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Federations Magazine Article
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2005
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Federal Reform in Germany – another failed attempt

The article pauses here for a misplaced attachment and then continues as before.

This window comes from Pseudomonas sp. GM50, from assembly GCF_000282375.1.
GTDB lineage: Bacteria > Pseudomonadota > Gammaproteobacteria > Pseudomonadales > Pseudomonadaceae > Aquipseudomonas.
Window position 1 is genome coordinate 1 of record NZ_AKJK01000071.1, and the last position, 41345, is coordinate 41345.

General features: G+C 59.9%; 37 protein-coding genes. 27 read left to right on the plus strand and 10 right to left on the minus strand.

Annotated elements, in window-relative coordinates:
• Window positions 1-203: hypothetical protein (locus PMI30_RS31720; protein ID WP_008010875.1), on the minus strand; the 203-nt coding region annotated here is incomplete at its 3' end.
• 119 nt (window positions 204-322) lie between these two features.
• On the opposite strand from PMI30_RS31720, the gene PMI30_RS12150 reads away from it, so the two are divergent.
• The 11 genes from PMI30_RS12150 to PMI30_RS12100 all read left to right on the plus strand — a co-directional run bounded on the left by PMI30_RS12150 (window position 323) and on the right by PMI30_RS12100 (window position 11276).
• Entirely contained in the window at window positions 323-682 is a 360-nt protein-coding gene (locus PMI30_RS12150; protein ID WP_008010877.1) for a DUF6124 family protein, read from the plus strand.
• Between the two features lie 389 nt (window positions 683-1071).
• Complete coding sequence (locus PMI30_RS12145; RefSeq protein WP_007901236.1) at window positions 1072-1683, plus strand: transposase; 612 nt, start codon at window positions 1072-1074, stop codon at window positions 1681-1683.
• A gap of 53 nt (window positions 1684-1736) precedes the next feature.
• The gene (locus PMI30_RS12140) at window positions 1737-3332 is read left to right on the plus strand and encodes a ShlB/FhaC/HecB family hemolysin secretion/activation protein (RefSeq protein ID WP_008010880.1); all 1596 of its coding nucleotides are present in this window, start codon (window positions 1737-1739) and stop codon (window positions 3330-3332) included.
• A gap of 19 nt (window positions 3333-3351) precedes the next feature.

Federal Reform in Germany– another failed attempt Federal government and Länder fail to reach agreement BY RAINER-OLAF SCHULTZE After 13 months of deliberation, the joint Bundestag and Bundesrat Committee on Modernization of the Federal System has failed in its attempt to overhaul and modernize the highly integrated German system of intrastate federalism. The committee proposal was supposed to be delivered by December 17, but the 32 full voting members of the commission (see Box 1) have not been able to come to an agreement. The commission’s agenda was demanding, even though not comprehensive. It aimed primarily at: enhancing the ability of the federal and Länder governments to make decisions more independently of each other; clarifying the distribution of jurisdictions between the federal and the Länder governments and assigning political responsibilities more clearly; and increasing governmental and administrative efficiency and effectiveness. Not included, however, were crucial features of German federalism such as the redrawing of territorial boundaries or core elements of fiscal federalism, particularly joint taxes (income tax and VAT) as well as the “Solidarpakt”, which determines the size of federal and Länder transfers in favour of the five East German new Länder until 2019. The system of horizontal equalization was not touched either. What the federal government wanted The federal government’s primary aim was to reduce the number of federal bills which must be approved by the second chamber, the Bundesrat (controlled by the state or Länder governments). The number and range of those bills increased continuously since the 1950s. Today they make up more than 60 per cent of all federal bills. In the case of opposing majorities in the two chambers, the Bundestag and the Bundesrat, there has to be something approaching an all-party compromise on federal reform proposals. In the wake of growing partisan conflict, the opposition parties have been using the Bundesrat as a tool for blocking the federal government’s initiatives. Rainer-Olaf Schultze is a professor of political science at the University of Augsburg in Germany. He is the author of numerous works on German, Canadian, and European federal systems. Members Rights Full Members *Bund/Federation: 16 members allocated according the right to debate, to table to party strength in the Bundestag motions, and to vote * Länder: The premiers of the 16 Länder Adjunct Members *4 members representing the federal government the right to debate and to *6 members representing the Länder parliaments table motions; no voting rights *3 members representing the local government umbrella organizations Experts: 12 academic experts (8 constitutional the right to debate; no right to lawyers, 2 political scientists and 2 economists) table motions and no voting rights Organization & voting procedure 2 working groups on: *“division of the legislative powers and the right of participation”; * “financial relations” divided into 7 thematic working sub-groups Quorum two-thirds majority of the full members Chairperson: Franz Müntefering, head of the SPD-Bundestag-caucus; Edmund Stoiber, premier of Bavaria Partly in order to reduce the number of initiatives subject to Bundesrat veto, the federal government sought to change three articles of the constitution (which the Germans call the Basic Law). They are: the article on federal bills that specify how the Länder will organize and administer their tasks; bills that entail fiscal obligations for the Länder; and the provisions that deal with joint tasks in areas such as agricultural policy, regional development and construction of university buildings. Of particular concern to the federal government is the matter of concurrent legislation (see Box 2). The need for reform grew out of the fact that the federal government – in line with its constitutional responsibility to guarantee equality throughout the country – went into various policy areas which had originally been assigned to the Länder. The federal government also wanted to act more independently from Länder governments on the supranational level by abolishing the section of the Basic Federations Vol. 4, No. 3, March 2005 Law that gives the Länder a role in international affairs. As it stands now, the Länder participate directly in negotiations on the European level whenever their exclusive jurisdictions are affected. In many other areas, the federal government is constrained by its obligation to define a common position with Länder governments before entering negotiations with the European Union. In addition, the federal government was strongly committed to disentangling shared responsibilities in the area of environmental policy (especially with respect to nuclear energy) and to transferring them to the exclusive federal domain. The Länder had their own ideas Länder governments aimed at regaining authority over various policy areas, currently under concurrent legislation, in exchange for concessions with respect to the reduction of their veto power in the Bundesrat. In particular, they asked for: jurisdiction over their public services, covering rights, obligations and pay of civil servants (including teachers, university professors and police); exclusive jurisdiction over regional policies, including labour market policies, housing, economic policies, environmental policy, and social assistance; exclusive jurisdiction over education, with the exception of scientific research policies; and the abolition of federal “framework” legislation. In addition, the East German new Länder argued in favour of entrenching a constitutional provision regarding the Solidarpakt into the Basic Law. The Compromise Politicians agreed on the importance of disentanglement, but their approaches differed significantly, especially with respect to the appropriate method and instruments. For example, experts such as Fritz Scharpf, a member of the committee who has written extensively about the “jointdecision trap” in German federalism, argued strongly in favour of opting out provisions in certain areas of concurrent legislation. He also called for more Länder autonomy in fiscal matters by providing them with jurisdiction over tax rates and brackets in certain fields of taxation. The politicians and their senior civil servants chose a different path. They were primarily committed to redefining jurisdictions. And they have not been favourable to the idea of Länder opting out of federal legislation provisions (with the exception of environmental policy). As well, several issues caused friction among rich and large, small and poor, Eastern and Western Länder governments. This revealed multiple cleavages within German federalism. The two chairpersons, Edmund Stoiber and Franz Müntefering, made several serious attempts to reconcile and they came up with a compromise proposal. Their compromise proposed that the Bundesrat would continue to participate in federal legislation through a suspensive veto on all bills and an absolute veto on tax matters and bills that impose financial obligations on the Lander. But the Länder would give up the absolute veto they now have on those federal initiatives where the content of the bill is federally defined, though Länder have the role of administration and implementation. The compromise did provide that Länder governments would have the right to opt out in such cases. On taxation, the changes included giving the Länder jurisdiction over property and insurance taxes while the federal government would take over the automobile tax. Both orders of government would be obliged to adhere to the 3 per cent of GDP deficit limit that is part of the Maastricht agreement. As for legislative powers, the proposed changes included adding the production and use of nuclear power, foreign cultural policies and environmental policy to the exclusive federal list, with the proviso that there be opting-out provisions for the Länder on the environment. At the same time a number of matters would be moved from the concurrent list to exclusive Länder jurisdiction. These include: the public service (structure, rights, obligations and pay of civil servants and other public employees); the penal system; certain aspects of commercial law (office and shopping hours, for instance); and public housing. As well, matters related to the press, media and film would be transferred to exclusive Länder jurisdiction. Why did it fail? The compromise would have undoubtedly changed federal-Länder relations. The reform would have reduced the number of federal bills subject to the veto power of the Bundesrat from approximately 60 per cent down to 40 per cent. That was the main goal of the federal government. Some minor responsibilities would have been transferred to the Länder. The most important areas of public policy making, however, would still have remained within the framework of intrastate federalism. Even in the area of education the federal government would have retained some powers by means of framework legislation and joint tasks. The federal government would have been able to maintain its capacity to influence the Länder by, for Federations Vol. 4, No. 3, March 2005 example, launching conditional grant-programs and by setting of standards applying to all Länder. On December 17, Länder governments finally rejected the reform proposal. Much of the opposition came from the Christian Democratic Länder governments, who strongly resisted the efforts of the federal government to retain some influence in matters of education. But their resistance also indicated the divisions that exist among Länder 2. How the German federal system is structured (from Federations, Vol. 3, No. 3) German federalism is a highly integrated and centralized system of government. It is the model of intrastate federalism and is best captured by a term coined by Fritz W. Scharpf: Politikverflechtung or interlocking government based on joint decision-making. Politikverflechtung refers to a political system in which all major political decisions are made jointly by the federal and Länder levels of government on the basis of solutions negotiated among the participants. It means that most governmental activities have to be implemented jointly by the federal and Länder governments: horizontally through inter-Länder cooperation and vertically through federal-Länder cooperation and multi-level governance. This process involves levels of government from EU institutions down to the municipalities. Institutionally, interlocking government is caused by the following: constitutional clauses that give precedence to federal over state law; clauses that enable the federal government to act and intervene if the Länder have not yet legislated in a particular field of shared responsibilities, or if the national interest or the interests of third-party members of the federation are affected by the legislation of a Land, or in order to protect the legal and economic union of the federation. functionally differentiated distribution of responsibilities where legislation is predominantly a federal responsibility (except for the areas of culture, education and the judicial system, which are under the jurisdiction of the Länder) while the Länder and municipalities carry out most administrative tasks Länder participation in federal legislation via the Bundesrat. Länder representation in the Second Chamber is based on the so-called Bundesrat principle – it is neither equal nor consistent with the representation-by-population rule; representation is asymmetrical and weighted. Members are not elected, but are delegates of the Länder governments. They have to vote as a block and according to the decisions taken by the cabinets of their respective Länder. The Bundesrat has a hand in all federal legislation. There are two kinds of bills: those for which the Second Chamber has a suspensive veto only (Einspruchsgesetze in German), and those for which it has an absolute veto (Zustimmungsgesetze in German). In case of opposing majorities in the two chambers, the pending legislation is referred to the mediation committee with 16 members each from the Bundestag and the Bundesrat. The latter group of “absolute veto laws” includes not only more than 60 percent of all federal laws but also all major legislation – economic and social policy, as well as tax laws and acts concerning fiscal federalism. governments with respect to changing the rules of the game more fundamentally. In a sense the question of education was only the nail in the coffin for the compromise. It became a particularly contentious nail when, just few days before the committee’s proposal was supposed to be approved, federal Minister of Education Edelgard Buhlman reasserted the necessity to fundamentally change Germany’s three-tier system of primary and secondary education by adapting it to nationally-set common standards. There were many other reasons for the failure. For example, east German Länder were strongly opposed to any efforts to touch the area of fiscal federalism and horizontal equalization. Since 1998 richer Länder in the west have been pushing reforms in this area, consistently resisted by the east. The overarching argument of the Christian Democratic Länder was that, while the reforms would allow the federal government to act more independently, efforts to decentralize fell well short of their expectations. And so they prefer the status quo to unacceptable reforms. That status quo still enables them to play a powerful role in the federal arena, influencing major legislation via the Bundesrat without being exposed to electoral resentment for unpopular measures. A number of observers have commented that perhaps the greatest flaw of the reforms was that they were not farreaching enough. A more adequate reform package would seek to address Germany’s increasing cultural diversity and social disparities. One way of doing that might be by entrenching the opting-out mechanisms. That would create a more asymmetric federal system – something all sides seemed to shy away from. But when the deadline arrived in December, the Länder governments, in particular, were reluctant to trade their veto power in the Bundesrat in exchange for more jurisdiction over taxation and major legislative responsibilities. The German reform process is another case that underlines the notion that “mega-constitutional politics” tend to fail, even when there is agreement that constitutional change is necessary. In order to accomplish profound structural reforms in federations, it might be more helpful to design committees or constitutional conventions that are made up not only of politicians who are directly affected by the reform output, but also of non-partisan experts as well as ordinary citizens. Considering the major challenges that are shaping the political agenda in Germany, it is, however, likely that both tiers of government will soon revive negotiations and somehow come up with an agreement. And German experts predict that a new reform agreement will likely be similar to the one proposed by the two chairpersons! Leading politicians from all parties along with Horst Köhler, the President of the Federal Republic, all say that it is necessary to come to an agreement soon, although it is unlikely that the committee itself will be re-established. The window of opportunity, as both sides including the co-chairman Edmund Stoiber have stated, will close this summer. From then on political parties will be preoccupied with preparations for the next federal election campaign in the summer of 2006. Federations Vol. 4, No. 3, March 2005